Amy Mayer / Harvest Public Media

President Obama’s two-term agriculture secretary will soon slip through one of Washington’s revolving doors and switch from government official to private sector executive eager to push for an industry agenda.  

Former Agriculture Secretary Tom Vilsack announced Tuesday that his first job outside the Cabinet will be heading up a dairy industry trade group that pushes for access to foreign markets, the U.S. Dairy Export Council.

Feds reject Kansas' request to extend KanCare

Jan 23, 2017
KanCare.ks.gov

Federal officials have rejected Kansas’ request to extend KanCare, the state’s privatized Medicaid program, saying it has failed to meet federal standards and risked the health and safety of enrollees.

As reported by The Wichita Eagle, federal investigators reviewed the state’s Medicaid plan in October and found that Kansas is “substantively out of compliance with Federal statutes and regulations, as well as its Medicaid State Plan,” according to a letter sent to the state Jan. 13 from the Centers for Medicare and Medicaid Services (CMS).

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This weekend, hundreds of thousands of supporters of women’s rights will gather in the nation’s capital to try to ensure that their voices are heard and their interests considered by the Trump administration. But hundreds of smaller events are planned on the statewide level as well.

As NewsOk reports, Oklahomans are expected to rally Saturday in Oklahoma City. About the rally, Lindsey Kanaly, an Oklahoma City attorney, said, “We can no longer complain on Facebook, and here is a chance to actually do something.”

Alex Wong/Getty Images

Donald Trump is now the 45th president of the United States. NPR reporters and editors across the newsroom have annotated his inaugural address. 

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After a long wait that caused no shortage of nervous fidgeting among the ag sector, Donald Trump has finally selected a candidate for Secretary of Agriculture.

Please join us for Special Coverage of the Presidential Inauguration on Friday, January 20, 2017 from 8 am to 3 pm CT.  NPR's Steve Inskeep and Audie Cornish will co-host the coverage from the West Front of the Capitol in Washington, DC, overlooking the presidential platform. The program will feature the swearing in of the President and Vice President, speeches, interviews, live reports from around the Capitol and the National Mall, and analysis from NPR’s Political Team.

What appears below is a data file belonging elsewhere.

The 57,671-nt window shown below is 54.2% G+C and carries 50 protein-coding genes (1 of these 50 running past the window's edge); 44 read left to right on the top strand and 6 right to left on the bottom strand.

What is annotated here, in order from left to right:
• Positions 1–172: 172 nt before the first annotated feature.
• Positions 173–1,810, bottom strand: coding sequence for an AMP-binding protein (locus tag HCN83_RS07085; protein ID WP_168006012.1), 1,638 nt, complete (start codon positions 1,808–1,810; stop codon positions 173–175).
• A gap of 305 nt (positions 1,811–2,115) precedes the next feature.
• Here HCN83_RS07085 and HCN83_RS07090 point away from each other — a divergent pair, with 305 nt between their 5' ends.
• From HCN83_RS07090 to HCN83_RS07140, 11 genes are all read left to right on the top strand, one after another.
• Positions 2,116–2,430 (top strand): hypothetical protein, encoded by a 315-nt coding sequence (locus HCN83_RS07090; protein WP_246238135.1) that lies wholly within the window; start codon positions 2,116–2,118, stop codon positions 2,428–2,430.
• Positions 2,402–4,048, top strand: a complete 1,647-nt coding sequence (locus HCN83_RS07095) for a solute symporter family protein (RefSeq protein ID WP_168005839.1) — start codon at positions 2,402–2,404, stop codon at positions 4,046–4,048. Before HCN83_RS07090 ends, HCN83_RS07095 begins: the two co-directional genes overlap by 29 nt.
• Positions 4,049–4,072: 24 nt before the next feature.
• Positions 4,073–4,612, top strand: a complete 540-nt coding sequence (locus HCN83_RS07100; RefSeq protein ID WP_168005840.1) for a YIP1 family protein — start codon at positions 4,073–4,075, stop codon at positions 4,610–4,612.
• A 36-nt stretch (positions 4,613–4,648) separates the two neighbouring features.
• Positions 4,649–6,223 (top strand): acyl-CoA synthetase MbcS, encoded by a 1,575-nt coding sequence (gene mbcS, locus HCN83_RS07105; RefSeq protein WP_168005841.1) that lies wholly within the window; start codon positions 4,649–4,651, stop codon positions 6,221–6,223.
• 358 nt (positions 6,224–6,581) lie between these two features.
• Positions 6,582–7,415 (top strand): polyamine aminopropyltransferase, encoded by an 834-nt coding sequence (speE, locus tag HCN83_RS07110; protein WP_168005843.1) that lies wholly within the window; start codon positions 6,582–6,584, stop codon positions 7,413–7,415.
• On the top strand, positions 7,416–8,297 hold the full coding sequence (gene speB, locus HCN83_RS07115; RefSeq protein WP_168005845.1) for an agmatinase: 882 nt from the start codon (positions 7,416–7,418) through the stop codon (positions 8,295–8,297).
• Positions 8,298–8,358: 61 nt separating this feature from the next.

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Several Amarilloans - supporters, and detractors alike - Amarillo are attending Donald Trump’s presidential inauguration ceremony in Washington today.

As the Amarillo Globe-News reports, a number of Amarilloans are in Washington D.C. for Donald Trump’s presidential inauguration – some to celebrate, others merely to speculate.

Tom Mechler, state chair for the Republican Party of Texas, arrived in the nation’s capital on Tuesday.

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Trump’s pick to head the Environmental Protection Agency appears to have shelved a pollution lawsuit after receiving large cash amounts from the companies doing the polluting.

Chuck Grimmett / Creative Commons

Marijuana sales taxes could rise as much as 50 percent if the Colorado Legislature approves a measure proposed by Gov. John Hickenlooper on Tuesday to help bridge the gap in school funding.

Sarah Craig/Faces of Fracking / Flickr Creative Commons

In response to the fracking boom, the Obama administration set forth regulations to limit fracking on public and tribal lands. The rules marked the administrations most concerted efforts to control the controversial method of extracting oil and gas. But those regulations have been challenged by oil-friendly states, and have been stalled in federal court for years.

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Immigrant advocates are formulating a plan to deal with if and when Donald Trump’s administration executes his deportation strategy.

According to The Guardian, one such resistance movement in Austin, Texas, centers on a reverend ready to create a physical barrier between undocumented immigrants and immigration enforcement agencies.

findyourspot.com

Amarillo Mayor Paul Harpole announced Tuesday that he will not be seeking re-election.

In a press conference Tuesday, Harpole said he felt it was time he stepped down to allow for new leadership.

As The Amarillo Globe reports, Harpole made the announcement, which has been expected for several months, that he would not seek a fourth term in May’s election.

50states.com

As Democratic lawmakers in Colorado push back against the GOP’s attempt to repeal Obamacare, some Coloradans who benefited from it are wondering what it will be replaced with.

City of Gonzalez

The Lone Star State has long been known as a gun-friendly state. But now, as KVUE reports, Texas may soon have an official state gun.

State Sen. Don Huffines has filed a Resolution suggesting that the cannon should named the official gun of Texas. The bill states, in part, that the cannon “has been an important weapon in the state's fight for liberty and independence as well as a symbol of the defiance and determination of its people.”

AP PHOTO

In his State of the State address Thursday, Colorado Gov. John Hickenlooper proposed boosting rural access to high-speed Internet.

To boost economic development in rural areas, one of the governor’s proposals is to create an office focused on expanding broadband Internet access to the 30 percent or so rural households in the state that don’t have it, with an overall goal of ensuring that 100 percent of rural houses have it by 2020.

Austin American-Statesman

The Texas Legislature reconvened for the new session this week, amid speeches and plenty of pomp. But, as The Austin American-Statesman reports, the ceremony belied simmering tensions in the Lone Star State’s governing body.

During the recess strains began to build over hot button issues like transgender bathrooms, abortion, immigration, school policy, and religious practices.